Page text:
Doctors had to look in the trash cans for patient records due to ransomware infection

A few days ago information security specialists reported that computer systems in multiple hospitals in the Gippsland and Victoria regions, Australia, were shut down after suffering a severe ransomware infection. This incident has already begun to have a negative impact on patients treated at the affected facilities.

Bianca Brant is the mother of a 12-year-old boy with cerebral palsy who is being treated at one of the affected hospitals and mentions that her son was about to not receiving a surgery because the hospital staff were unable to access the child’s medical records; “They had to look for my contact details among piles of papers,” Brant says.

The woman mentions that her son, Tom, had to undergo surgery at Geelong University Hospital on Thursday morning (Australia time), but things got complicated because the staff is improvising many of their activities due to the inability to access their IT systems. “I couldn’t confirm Tom’s appointment from the house, we had to show up at the hospital,” adds the patient’s mother.

Australian authorities are investigating the incident in conjunction with an information security firm. The ransomware attack spread to various hospitals in the Australian regions of Warrnambool, Warragul, Sale, Geelong, Colac and Bairnsdale.

Hospital visits have been a constant for the Brant family since Tom’s birth and, while the mother claims that the child receives all the necessary care and treatment at Melbourne Children’s Hospital, she also adds that the resources available in the regional hospitals sometimes are not enough. This situation has been aggravated by the ransomware infection.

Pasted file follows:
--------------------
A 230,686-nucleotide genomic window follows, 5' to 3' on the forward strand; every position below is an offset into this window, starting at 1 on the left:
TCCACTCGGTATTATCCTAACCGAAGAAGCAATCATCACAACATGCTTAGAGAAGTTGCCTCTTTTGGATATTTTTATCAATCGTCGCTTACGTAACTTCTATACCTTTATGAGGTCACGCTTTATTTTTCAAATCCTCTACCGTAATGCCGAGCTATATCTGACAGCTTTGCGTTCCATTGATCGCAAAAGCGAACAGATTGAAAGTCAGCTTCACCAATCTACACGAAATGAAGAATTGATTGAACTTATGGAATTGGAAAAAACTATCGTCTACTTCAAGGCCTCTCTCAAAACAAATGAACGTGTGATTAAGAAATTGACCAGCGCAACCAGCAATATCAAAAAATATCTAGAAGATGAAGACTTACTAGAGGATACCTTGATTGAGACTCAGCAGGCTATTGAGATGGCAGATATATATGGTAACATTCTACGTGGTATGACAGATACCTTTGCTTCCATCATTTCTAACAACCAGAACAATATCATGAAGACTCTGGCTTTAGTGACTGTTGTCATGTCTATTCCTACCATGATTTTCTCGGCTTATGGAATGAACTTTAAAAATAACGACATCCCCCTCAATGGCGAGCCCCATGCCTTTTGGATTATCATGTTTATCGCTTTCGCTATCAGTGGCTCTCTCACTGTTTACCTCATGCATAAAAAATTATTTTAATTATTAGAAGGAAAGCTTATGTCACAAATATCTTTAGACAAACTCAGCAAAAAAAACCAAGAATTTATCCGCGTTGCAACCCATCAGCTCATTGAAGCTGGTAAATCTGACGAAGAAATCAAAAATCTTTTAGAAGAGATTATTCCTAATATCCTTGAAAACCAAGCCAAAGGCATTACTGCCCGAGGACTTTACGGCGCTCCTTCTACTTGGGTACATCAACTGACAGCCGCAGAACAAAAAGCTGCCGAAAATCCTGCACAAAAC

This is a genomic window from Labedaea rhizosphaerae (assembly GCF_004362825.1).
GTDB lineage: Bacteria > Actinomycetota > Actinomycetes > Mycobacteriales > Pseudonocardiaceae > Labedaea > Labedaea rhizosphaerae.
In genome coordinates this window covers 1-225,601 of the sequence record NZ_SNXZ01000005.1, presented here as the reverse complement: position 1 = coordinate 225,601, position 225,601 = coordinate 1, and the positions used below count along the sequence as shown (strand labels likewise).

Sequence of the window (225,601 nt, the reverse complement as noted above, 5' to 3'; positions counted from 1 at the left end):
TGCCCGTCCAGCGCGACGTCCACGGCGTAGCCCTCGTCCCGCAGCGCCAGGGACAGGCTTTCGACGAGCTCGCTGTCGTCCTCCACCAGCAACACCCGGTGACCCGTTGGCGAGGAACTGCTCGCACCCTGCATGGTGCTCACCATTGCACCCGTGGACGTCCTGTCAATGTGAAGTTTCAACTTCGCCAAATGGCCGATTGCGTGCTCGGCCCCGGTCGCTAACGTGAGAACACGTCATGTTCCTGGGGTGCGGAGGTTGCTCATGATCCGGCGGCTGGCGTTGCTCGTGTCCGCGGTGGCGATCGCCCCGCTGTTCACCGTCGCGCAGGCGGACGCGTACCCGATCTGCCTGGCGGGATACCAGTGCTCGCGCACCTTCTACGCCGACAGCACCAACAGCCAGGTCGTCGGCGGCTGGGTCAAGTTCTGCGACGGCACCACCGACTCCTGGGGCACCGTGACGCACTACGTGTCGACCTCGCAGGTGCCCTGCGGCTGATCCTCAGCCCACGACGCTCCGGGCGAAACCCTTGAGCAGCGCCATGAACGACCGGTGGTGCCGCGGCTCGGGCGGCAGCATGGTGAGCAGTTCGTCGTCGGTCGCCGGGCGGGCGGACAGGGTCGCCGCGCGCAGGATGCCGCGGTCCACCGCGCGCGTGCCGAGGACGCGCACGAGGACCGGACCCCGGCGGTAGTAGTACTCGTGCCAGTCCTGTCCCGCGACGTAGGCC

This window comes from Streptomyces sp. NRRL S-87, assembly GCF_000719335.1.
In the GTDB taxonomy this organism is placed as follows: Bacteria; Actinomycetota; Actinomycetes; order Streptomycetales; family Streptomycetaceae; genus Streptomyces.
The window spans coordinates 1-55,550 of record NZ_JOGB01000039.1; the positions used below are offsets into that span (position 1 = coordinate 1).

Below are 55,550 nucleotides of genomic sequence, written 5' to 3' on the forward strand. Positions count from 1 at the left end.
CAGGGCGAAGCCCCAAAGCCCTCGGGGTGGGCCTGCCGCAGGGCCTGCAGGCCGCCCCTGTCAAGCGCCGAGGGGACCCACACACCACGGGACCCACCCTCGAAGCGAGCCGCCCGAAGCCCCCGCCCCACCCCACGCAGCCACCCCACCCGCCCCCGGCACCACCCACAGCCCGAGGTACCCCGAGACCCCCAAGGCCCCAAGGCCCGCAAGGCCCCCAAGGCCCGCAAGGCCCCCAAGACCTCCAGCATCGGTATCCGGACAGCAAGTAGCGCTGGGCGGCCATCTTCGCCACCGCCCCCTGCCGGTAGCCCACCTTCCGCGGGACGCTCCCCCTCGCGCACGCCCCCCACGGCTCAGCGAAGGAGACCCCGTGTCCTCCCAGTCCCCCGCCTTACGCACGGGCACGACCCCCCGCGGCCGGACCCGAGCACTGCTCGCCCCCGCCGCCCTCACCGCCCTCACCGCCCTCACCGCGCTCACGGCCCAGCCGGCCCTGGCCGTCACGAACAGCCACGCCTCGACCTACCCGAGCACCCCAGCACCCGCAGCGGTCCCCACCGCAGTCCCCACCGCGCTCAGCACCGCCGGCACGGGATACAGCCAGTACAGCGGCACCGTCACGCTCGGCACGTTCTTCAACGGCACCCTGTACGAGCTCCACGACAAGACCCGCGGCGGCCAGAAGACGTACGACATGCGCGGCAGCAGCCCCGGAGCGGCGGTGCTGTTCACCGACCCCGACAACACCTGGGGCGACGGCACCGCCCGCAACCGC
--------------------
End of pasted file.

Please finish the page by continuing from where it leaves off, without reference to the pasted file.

On the other hand, Daniel Andrews, Premier of Australia, says the crisis in affected hospitals does not reflect a lack of public health budgets. “The funds these hospitals receive are bigger than ever, this applies to all medical centers in the State,” Andrews says. The Premier also states that the Australian government spares no resources for information security, so it does not attribute ransomware attacks to a poor computer infrastructure.

This surge of infections occurred simultaneously with a series of encryption malware attacks on at least a dozen hospitals in Alabama, US. Although a link between the two incidents has not yet been demonstrated, the cybersecurity community fears that both attacks have been commanded by a single group of cybercriminals, suggesting a wide availability of resources and great planning capacity.

Ransomware attacks targeting hospitals and critical government infrastructure have increased rapidly over the past few months. On the subject, information security specialists at the International Institute of Cyber Security (IICS) mention that no system is completely safe from a cyberattack; as complex as a system may be, security risks always exist, whether due to implementation or configuration errors or due to human factor oversights, hackers are always waiting to exploit an attack vector.